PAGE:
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Diana Marciulyniene

As a forest pathologist I integrate quantitative and qualitative data to learn more about ecological, economic, and sociocultural factors that sustains the structure, composition, processes, function, productivity, and resilience of forest ecosystems. My research focuses on native and invasive forest pest and pathogens which are among the greatest threats on forest health and ecosystem services.


Postdoctoral researcher in Forest pathology


Guest lecturer in the MSc course “Diagnosis, prevention and management of forest damage” (2021)


I am working with microorganisms as one of the principal components of forest biodiversity responsible for tree diseases and their biocontrol. Microbial community studies cover different forest tree species. Research includes interactions among individual components of forest biodiversity and host trees, and how and to what extent closely‐related and threat‐tolerant, but non‐native tree species can constitute alternative hosts to different components of indigenous forest biodiversity, which otherwise can be lost due to rapid decline of disease‐devastated native tree species.

I am interested in innovative methods of forest pathology, including advanced analytical chemistry techniques and chemometric modelling, modeling of pathogen impact and spread, pipelines for high-throughput molecular species identification, artificial intelligence in smart sensors for detection of invasive organisms, all of which can greatly improve the long-term health of forests.

As a postdoctoral student, I started a new project to assess the current and future potential of larch in Sweden, the project is an initiative funded by Trees for the future (T4F) program. The project will study the damage caused by pests and pathogens of Siberian, European and hybrid larch growing in southern Sweden, the resistance biology to the pathogen Lachnellula willkommii, and the selection of the most resistant genotypes using portable spectroscopy-based phenotyping tools. Work will be done in cooperation with Mateusz Liziniewicz from Skogforsk.


Assoc. Prof. Michelle Cleary, SLU (ash dieback, citizen science, Phytophthora diseases, foliar diseases of conifers)

Dr. Mateusz Liziniewicz, The Forest Research Institute – Skogforsk (ash dieback, tree resistance)

Dr. Audrius Menkis, SLU (microbiome studies in forest ecosystems, tree nurseries, ash dieback, foliar diseases of conifers and broadleaves, climate change)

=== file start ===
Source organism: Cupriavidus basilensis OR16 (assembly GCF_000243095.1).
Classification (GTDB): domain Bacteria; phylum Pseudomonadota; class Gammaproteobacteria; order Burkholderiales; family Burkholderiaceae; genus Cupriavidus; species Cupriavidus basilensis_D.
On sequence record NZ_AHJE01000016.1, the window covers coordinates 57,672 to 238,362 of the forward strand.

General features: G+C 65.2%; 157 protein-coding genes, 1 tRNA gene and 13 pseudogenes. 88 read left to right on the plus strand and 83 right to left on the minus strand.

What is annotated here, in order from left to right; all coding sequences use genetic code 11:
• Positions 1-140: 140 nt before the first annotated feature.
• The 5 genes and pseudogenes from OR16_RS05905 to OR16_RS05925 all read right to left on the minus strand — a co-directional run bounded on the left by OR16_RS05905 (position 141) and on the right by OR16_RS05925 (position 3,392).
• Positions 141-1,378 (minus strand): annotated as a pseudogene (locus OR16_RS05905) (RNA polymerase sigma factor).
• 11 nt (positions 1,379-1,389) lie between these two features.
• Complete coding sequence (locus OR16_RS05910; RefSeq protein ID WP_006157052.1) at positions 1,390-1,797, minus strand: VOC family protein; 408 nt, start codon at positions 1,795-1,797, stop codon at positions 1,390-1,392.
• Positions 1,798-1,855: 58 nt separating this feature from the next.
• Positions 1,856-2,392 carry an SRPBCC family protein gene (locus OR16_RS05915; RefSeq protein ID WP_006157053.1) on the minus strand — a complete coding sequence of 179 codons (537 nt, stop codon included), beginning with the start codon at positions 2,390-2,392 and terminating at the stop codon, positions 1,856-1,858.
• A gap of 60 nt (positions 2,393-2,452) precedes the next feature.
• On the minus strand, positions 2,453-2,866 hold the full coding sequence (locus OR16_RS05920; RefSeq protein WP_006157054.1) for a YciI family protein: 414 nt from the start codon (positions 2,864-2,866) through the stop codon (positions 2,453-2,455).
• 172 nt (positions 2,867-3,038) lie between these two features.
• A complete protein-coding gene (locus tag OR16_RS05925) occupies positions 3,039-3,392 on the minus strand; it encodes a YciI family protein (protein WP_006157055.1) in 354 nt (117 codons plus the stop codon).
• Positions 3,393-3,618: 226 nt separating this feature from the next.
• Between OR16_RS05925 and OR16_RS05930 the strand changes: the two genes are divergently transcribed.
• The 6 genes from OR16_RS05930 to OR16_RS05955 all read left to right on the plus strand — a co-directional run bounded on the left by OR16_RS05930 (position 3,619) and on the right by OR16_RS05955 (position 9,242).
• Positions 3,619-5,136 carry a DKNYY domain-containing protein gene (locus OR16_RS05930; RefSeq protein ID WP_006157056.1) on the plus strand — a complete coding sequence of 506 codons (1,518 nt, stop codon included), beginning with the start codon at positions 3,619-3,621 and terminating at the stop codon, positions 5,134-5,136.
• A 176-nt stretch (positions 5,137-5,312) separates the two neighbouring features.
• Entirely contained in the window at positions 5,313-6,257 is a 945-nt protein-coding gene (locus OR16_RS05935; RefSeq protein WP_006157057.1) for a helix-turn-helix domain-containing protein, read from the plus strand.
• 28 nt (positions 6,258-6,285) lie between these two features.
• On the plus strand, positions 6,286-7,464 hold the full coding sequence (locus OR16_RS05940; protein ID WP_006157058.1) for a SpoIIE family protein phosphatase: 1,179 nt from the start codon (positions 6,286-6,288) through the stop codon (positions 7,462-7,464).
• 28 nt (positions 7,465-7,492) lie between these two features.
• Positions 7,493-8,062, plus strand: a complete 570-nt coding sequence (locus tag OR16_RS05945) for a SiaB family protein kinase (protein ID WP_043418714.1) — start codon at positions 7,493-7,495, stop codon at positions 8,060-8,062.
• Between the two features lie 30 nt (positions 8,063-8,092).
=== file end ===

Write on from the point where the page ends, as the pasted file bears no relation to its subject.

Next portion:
Assoc. Prof. Johanna Witzell, SLU (new invasive forest pathogens)

Assoc. Prof. Jonas Rönnberg, SLU (Heterobasidion root rot)

Prof. Enrico Bonello, Ohio State University (tree-pathogen and tree-insect interactions, metabolomic approaches)

Dr. Simone Prospero, WSL (ash dieback)

Dr. Iryna Matsiakh, Ukrainian National Forestry University (invasive forest pathogens, forest protection)

Dr. Maarten de Groot, Department of Forest protection, Slovenian Forestry Institute (citizen science, species interactions in forest ecosystems)

Dr. Quentin Groom, Meise Botanic Garden, Meise, Belgium (citizen science, species interactions in forest ecosystems)


In 2015 I completed my PhD and defended a thesis entitled “Characterization of Hymenoscyphus fraxineus populations of different origin and susceptibility of common ash to the dieback pathogen”. The thesis was nominated as one of the best students works and awarded by Lithuanian Academy of Sciences. 

During the last several years, I have been coordinating 4 research projects related to invasive forest pathogens. I have an active national (6 projects) and international (5 projects) collaboration on several research projects including collaborators from Ohio State University and several researchers at various academic institutes in SE, DK, CH, UK, and UA. Research presented at 12 international conferences. I have participated in 4 training courses and 12 international internships. Co-organizer of 5 scientific meetings/seminars. 

Main scientific achievements:

  • Laureate of World Federation of Scientists scholarship (2020 – 2021)
  • Co-founder of Citizen Science Association in Lithuania (from 2020)
  • Laureate of forest scholarship from NordGen Forest – SNS (2019 and 2021)
  • Special diploma L’Oréal Baltic Fellowship Programme ‘For Women in Science’ (2019)
  • Member of the Young Academy of the Lithuanian Academy of Sciences (from 2018)